Paul Vaughan has been one of the standout players in Super League this season having joined from the NRL prior to the 2023 campaign, however it seems the former Australian international will have a sour ending to the season given his suspension for actions last week against St Helens.
Vaughan was hit with a four game match ban after the Grade E charge of ‘making unnecessary contact with a player who may be injured’ at last night’s Operational Rules Tribunal, something that Warrington will seemingly now contest.
That’s because Vaughan has been named in Wire’s 21-man squad for their clash with Huddersfield Giants on Friday evening, indicating that the club will challenge the decision later tonight.
The minutes from that Operational Rules Tribunal have now been released and it’s highlighted how the tribunal had “no choice” but to ban Vaughan, despite an admission from the supposed injured player, Sione Mata’utia, that he wasn’t injured and was indeed time wasting.
The tribunal clearly outlines that it’s not for a player to determine the injury status of another player, part of the critical charge against Vaughan.
It’s explained that: “Whether a player is in fact injured, and if so to what extent, is exclusively a matter for the assessment of the medical staff in conjunction with any necessary match official input. Contact, of whatever type/force, from another player upon a seemingly injured player has the potential for serious medical consequences for that injured player.”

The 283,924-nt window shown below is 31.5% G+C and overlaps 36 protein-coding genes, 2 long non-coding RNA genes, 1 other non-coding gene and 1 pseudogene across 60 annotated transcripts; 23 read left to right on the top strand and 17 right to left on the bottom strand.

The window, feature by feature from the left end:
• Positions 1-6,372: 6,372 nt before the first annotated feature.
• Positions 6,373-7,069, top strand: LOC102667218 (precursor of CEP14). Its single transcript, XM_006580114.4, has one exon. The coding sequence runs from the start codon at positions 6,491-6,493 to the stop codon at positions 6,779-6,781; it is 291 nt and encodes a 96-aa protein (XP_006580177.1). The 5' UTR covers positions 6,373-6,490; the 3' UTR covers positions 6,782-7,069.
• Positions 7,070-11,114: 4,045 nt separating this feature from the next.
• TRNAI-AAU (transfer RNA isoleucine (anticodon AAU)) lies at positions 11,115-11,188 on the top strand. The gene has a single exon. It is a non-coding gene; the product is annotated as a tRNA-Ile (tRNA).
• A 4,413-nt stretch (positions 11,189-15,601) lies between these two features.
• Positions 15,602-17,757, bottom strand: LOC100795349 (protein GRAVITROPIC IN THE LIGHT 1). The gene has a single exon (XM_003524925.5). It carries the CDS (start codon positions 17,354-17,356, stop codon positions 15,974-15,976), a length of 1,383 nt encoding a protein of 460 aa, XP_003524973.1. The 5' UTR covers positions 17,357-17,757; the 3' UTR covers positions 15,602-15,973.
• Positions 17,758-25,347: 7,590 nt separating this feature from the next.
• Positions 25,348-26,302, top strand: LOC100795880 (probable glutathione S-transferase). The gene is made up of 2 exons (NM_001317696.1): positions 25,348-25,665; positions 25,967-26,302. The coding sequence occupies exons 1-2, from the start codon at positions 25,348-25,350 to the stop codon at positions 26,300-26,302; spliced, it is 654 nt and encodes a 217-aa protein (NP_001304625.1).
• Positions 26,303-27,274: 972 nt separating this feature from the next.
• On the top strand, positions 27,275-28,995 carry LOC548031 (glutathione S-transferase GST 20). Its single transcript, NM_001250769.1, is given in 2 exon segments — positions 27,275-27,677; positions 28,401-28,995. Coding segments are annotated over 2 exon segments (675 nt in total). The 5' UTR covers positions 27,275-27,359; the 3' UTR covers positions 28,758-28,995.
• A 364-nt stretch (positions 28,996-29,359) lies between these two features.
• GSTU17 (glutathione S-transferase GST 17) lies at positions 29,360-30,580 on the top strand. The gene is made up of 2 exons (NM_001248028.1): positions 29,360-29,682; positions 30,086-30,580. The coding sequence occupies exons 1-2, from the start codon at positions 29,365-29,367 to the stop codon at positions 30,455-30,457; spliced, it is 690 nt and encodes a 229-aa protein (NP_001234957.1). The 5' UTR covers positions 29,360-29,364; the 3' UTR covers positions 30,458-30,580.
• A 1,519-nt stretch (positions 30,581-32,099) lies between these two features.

CEO Karl Fitzpatrick, head coach Gary Chambers and head of rugby Kyle Leuluai attended with Vaughan to present evidence with Fitzpatrick explaining how Mata’utia was simply trying to slow the game down and that a ban would hurt Vaughan’s playoff ambitions.
Interestingly though the tribunal reveal that Siona Mata’utia had sent an email to them which outlined he was acting and was in fact not injured.
That’s considered irrelevant by the tribunal who state: “Mr Vaughan rightly assessed, as it turned out, that Mr Matautia was simply wasting time. But it was not his assessment to make at the time, and no amount of hindsight alters that position.”
In turn their decision is as such:
“So, whilst the Tribunal consider that this was very much at the bottom of the scale for an offence of this sort, they are reasonably satisfied that it has been proved.
“The whole point of this offence is that players in the heat of battle are not to make assessments as to who is injured or not.
“Players must leave opponents to get to their feet or receive treatment. If they are time wasting the Referee should intervene. Players cannot take it into their own hands.
“Each player has a duty of care to their opponent and to ensure that their actions do not in any way endanger that opponent.
“Given the findings the Tribunal feel they have no choice, however, they do feel that any suspension should be at the bottom of the Grade E scale. They therefore suspend the player for 4-matches. He is also fined £500.”